The Organ

During the pastorate of Dr. R. B. Kester (1910 - 1915), a new organ was installed. The organ came as a gift of Mrs. Nan Beeks Goodwin, given in memory of herBeeksOrgan1910 beloved parents, Christopher B. and Hannah J. Beeks. Mr. and Mrs. Beeks moved to Baldwin in 1859 when church services were held in the "Old Castle". Mr. Beeks became a trustee of the fledgling congregation, and Mrs. Beeks was an officer of the Ladies Sewing Circle when that group assumed responsibility of erecting the new church. Mr. Beeks died in 1888 and Mrs. Beeks in 1902. The church accepted with gratitude "this beautiful organ presented in memory of two pioneers of Kansas, who with those other noble souls, made Baldwin more than a promise of what is to be." (Dedication Week Service folder, Dec. 11-18, 1910) A note in the Dec. 23, 1910 Baldwin Ledger after the Dec. 11 cantata and the Dec. 18 dedication service stated: "Baldwin, without doubt, has an organ superior to any in any adjacent city and is far superior to those in all towns three times the size of Baldwin."

 

The fire of 1930 gutted the church, destroying all the contents including the organ. Although records do not indicate what type, the new building had an organ of some kind. Present member, Ruth Ann Nutt, remembers attending Youth Institute worship services in the present sanctuary in 1934 where an organ was used.

 

Under the leadership of Rev. James S. Chubb (1934 - 1942), a fund drive to purchase a new organ for $3,894.80 from the Reuter Organ Company in Lawrence, Kansas began. Donations came in slowly and $2,144.80 remained as the balance of the bill. After several notifications, Rev. Chubb, received a letter dated December 10, 1936 from the Reuter Company beginning with these words: "Would you rather see me come to Baldwin, or see the sheriff?". In spite of the scant depression offerings, the bill was finally paid and the organ dedicated.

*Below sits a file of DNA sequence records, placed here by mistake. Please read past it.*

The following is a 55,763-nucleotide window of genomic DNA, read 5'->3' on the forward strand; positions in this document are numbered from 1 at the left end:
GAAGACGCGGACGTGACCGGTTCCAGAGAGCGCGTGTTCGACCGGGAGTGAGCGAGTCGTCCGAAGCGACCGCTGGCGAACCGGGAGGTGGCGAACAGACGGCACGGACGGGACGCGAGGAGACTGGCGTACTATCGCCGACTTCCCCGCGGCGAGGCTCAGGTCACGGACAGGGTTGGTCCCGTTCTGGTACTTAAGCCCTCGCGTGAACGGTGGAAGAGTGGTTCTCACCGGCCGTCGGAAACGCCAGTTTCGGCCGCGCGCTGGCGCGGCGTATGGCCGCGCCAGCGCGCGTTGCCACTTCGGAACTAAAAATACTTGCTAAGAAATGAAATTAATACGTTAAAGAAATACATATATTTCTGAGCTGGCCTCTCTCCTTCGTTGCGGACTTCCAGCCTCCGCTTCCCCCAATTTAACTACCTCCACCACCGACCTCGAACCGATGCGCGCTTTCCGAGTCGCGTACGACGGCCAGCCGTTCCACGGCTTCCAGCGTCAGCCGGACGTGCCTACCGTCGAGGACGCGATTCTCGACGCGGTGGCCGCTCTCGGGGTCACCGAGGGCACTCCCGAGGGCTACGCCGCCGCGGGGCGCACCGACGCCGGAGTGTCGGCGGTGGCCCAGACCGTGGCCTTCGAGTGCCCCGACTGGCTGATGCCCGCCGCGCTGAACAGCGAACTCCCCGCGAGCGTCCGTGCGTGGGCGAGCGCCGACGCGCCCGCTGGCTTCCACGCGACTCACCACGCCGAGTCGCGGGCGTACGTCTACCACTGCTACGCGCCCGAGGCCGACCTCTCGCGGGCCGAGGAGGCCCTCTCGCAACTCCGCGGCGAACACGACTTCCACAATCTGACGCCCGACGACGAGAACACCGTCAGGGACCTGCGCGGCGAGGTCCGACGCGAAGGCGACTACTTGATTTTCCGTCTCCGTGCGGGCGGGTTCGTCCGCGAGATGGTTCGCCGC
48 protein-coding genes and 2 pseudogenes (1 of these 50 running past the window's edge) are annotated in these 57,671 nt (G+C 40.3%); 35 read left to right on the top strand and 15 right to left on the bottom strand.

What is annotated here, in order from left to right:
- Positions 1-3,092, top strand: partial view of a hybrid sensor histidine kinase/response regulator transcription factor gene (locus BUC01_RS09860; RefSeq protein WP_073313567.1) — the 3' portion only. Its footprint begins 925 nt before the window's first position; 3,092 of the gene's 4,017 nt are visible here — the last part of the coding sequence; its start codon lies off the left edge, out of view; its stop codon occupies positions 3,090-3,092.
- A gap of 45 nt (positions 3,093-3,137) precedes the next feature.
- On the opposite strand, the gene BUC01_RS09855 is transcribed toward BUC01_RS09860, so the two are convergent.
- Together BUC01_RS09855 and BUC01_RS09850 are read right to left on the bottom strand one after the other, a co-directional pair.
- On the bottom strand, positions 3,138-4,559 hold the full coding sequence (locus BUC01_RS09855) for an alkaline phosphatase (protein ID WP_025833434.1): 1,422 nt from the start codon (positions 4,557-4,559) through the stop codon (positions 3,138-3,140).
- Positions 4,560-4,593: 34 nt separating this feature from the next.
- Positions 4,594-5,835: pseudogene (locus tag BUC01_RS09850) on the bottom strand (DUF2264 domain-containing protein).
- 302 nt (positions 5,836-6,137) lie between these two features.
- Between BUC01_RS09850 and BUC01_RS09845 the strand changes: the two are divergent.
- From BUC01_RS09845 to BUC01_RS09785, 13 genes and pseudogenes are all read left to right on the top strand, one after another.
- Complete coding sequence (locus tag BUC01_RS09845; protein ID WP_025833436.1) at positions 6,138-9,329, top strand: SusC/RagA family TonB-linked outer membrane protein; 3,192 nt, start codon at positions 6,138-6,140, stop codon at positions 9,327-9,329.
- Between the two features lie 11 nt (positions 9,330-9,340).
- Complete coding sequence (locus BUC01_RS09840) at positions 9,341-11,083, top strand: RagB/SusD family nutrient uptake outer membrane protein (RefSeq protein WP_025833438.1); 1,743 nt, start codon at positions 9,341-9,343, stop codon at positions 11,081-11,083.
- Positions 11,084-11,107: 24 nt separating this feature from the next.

This organ served the congregation well until 1963 when the decision was made to replace it, again from Reuter Organ Company. The Reuter Company proposed an organ with 28 ranks of pipes (the old organ contained 13) and three manuals instead of the original two. The cost of such an instrument was $35,000. Wanting to display the new organ at a conference of 700 National Methodist Musicians at Baker University in the summer of 1963, Reuter discounted the price by $2,000. Along with a $2,500 trade-in, the price of the new organ was $30,500, but delivery and installation fees brought the final contract to $32,874.01, with a portion of the funding provided by Baker University.

 

Reuter exercised great care to assure the console conformed to the architecture and symmetry of the church interior. A single pencil holder from the back of one of the pews served as a guide for a perfect match of the finish to that of the sanctuary furnishings. The organ was consecrated at worship services on October 27, 1963, with Lester Groom as organist.

 

In December of 2000, various maintenance problems dealing with the wind supply to the organ were corrected by Doug McCord Organ service. Following proposals made by organists, Hyung-Kyu Yi and Susan Buehler, plans were made in 2004 to update the organ. In January 2005, Mid States Pipe Organ Co. began modifying the existing stop list of the organ. Along with these changes, the Swell and Choir divisions were revoiced, and their volumes increased to improve the overall ensemble sound of the organ. The cost of the repairs and updating came to $15,801 and were paid by the John W. Heaton endowment fund for the organ upkeep.

 
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